Portstewart and its surrounding areas have recorded the second highest Covid rate in Northern Ireland over the last week.
After 13 cases were identified in the last seven days, Portstewart (BT55) has gone from a rate of 0.0 to 158.3 per 100,000 of the population, while Derry city (BT48) ranks third after a 12.5% rise to 103.5.
The only postal area to record no cases of the virus over the last week was Limavady (BT49), with the second lowest rate (11.3) being recorded in Garvagh (BT51).
County Derry's overall rate per 100,000 of population of 46.8 remains above the overall NI figure of 27.6.
Portstewart's (6.8%) and Derry City's (5.6%) positive rates are well above the county's overall figure of 2.4%, up slightly from last week's 2.0% rate, with the rest of the area's registering below 2%.
For another week, no deaths have been recorded in the county's local government districts, meaning just one death has been recorded in the last four weeks.
Two patients are currently being treated for the virus at both Altnagelvin and Antrim Area Hospitals, a reduction of three and two respectively on the last seven days.
Two patients are also being treated at the Mid Ulster Hospital, where the number has remained the same from last week.
A total of 1,090,693 people have now received the first dose of the Covid vaccine, representing 58% of the population, while a further 710,121 (37%) have received their second dose.
Meanwhile, mobile testing units have been deployed to the town of Kilkeel, County Down, after the identification of what the Department of Health has called a small number of 'probable' Delta variant cases.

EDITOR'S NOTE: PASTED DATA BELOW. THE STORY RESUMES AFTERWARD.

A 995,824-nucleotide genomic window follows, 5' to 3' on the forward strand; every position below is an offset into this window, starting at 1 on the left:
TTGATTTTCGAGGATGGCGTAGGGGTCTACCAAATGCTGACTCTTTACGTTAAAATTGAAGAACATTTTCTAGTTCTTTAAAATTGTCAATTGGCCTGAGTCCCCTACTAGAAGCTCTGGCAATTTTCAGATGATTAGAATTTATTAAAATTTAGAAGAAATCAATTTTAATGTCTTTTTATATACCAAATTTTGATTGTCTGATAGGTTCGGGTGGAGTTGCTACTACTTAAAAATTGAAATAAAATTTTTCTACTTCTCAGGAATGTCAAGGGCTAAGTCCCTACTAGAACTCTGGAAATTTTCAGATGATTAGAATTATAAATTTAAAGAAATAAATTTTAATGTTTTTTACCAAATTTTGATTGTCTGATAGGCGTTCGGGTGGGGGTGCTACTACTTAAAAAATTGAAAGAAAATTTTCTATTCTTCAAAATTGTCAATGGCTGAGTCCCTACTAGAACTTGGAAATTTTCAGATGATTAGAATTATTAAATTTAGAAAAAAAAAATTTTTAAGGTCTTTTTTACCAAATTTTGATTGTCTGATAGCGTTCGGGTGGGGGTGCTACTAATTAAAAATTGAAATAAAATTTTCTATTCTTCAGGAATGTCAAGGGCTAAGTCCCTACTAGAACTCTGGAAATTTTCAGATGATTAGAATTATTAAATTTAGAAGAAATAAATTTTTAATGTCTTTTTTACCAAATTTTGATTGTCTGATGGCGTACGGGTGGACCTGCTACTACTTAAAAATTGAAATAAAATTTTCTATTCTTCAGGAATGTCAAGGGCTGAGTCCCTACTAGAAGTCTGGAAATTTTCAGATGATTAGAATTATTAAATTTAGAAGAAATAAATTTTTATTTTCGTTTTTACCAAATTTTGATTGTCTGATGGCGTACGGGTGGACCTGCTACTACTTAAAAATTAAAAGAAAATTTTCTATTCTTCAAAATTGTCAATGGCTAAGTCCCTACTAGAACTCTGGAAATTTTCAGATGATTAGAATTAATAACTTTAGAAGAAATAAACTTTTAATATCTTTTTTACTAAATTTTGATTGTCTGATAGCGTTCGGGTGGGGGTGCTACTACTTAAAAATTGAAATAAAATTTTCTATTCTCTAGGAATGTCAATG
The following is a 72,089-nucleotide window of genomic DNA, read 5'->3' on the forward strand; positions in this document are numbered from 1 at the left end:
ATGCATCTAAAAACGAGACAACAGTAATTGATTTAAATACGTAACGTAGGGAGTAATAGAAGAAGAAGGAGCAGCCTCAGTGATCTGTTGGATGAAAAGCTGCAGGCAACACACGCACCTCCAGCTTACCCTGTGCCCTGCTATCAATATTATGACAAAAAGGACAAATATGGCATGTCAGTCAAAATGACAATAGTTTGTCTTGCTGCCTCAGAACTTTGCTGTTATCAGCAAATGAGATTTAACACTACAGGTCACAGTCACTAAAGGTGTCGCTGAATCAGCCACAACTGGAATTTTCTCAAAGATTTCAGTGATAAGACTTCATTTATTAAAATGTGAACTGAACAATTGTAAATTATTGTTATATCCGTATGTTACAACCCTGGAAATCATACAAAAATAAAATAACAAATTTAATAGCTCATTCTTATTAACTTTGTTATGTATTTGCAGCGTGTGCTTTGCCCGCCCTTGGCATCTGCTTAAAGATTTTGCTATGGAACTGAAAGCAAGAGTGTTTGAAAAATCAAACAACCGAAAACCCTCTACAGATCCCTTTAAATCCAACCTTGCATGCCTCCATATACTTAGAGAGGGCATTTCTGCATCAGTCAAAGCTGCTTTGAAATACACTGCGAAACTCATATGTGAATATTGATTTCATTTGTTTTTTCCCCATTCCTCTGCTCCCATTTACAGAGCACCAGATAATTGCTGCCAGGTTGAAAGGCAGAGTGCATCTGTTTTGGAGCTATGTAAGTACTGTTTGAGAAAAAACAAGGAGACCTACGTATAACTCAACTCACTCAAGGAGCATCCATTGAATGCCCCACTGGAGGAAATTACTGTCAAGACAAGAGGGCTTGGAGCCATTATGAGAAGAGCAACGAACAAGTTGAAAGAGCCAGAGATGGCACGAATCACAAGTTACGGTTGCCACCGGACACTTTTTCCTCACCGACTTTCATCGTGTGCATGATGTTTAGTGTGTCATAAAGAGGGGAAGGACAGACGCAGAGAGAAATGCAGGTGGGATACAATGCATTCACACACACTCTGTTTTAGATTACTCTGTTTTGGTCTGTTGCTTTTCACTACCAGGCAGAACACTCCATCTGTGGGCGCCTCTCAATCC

The Public Health Agency began testing of people in targeted areas on Saturday, in an attempt to identify asymptomatic cases prior to the confirmation of the Delta variant's presence.
Three mobile testing units will remain in the town to accommodate testing for anyone over the age of five.
Over 1,000 tests were carried out at the weekend, yielding just 15 confirmed cases, and the PHA is now working alongside the local high school to test pupils and staff.
Dr Bríd Farrell, Assistant Director of Service Development, Safety and Quality, at the PHA, stressed these measures were precautionary.
“The Public Health Agency wants to thank everyone who has come forward to date for testing,” she said.
“This testing is a precautionary measure to identify asymptomatic cases and help prevent community spread.
“The more people who come forward for testing the better chance we have of slowing the spread of the virus.
“All positive test results are now being assessed for a preliminary indication of whether a variant is present or not and then submitted for whole genome sequencing to confirm the type of variant.
“This is a timely reminder to everyone throughout Northern Ireland to continue to carry out all public health measures to help stop the spread of COVID-19.
“Continue with good hand and respiratory hygiene, keep your distance of two metres from others where possible, wear a face covering where necessary and keep rooms well ventilated.
“If you’re offered the vaccine, book your appointment. Stopping the spread of the virus will help save lives.”
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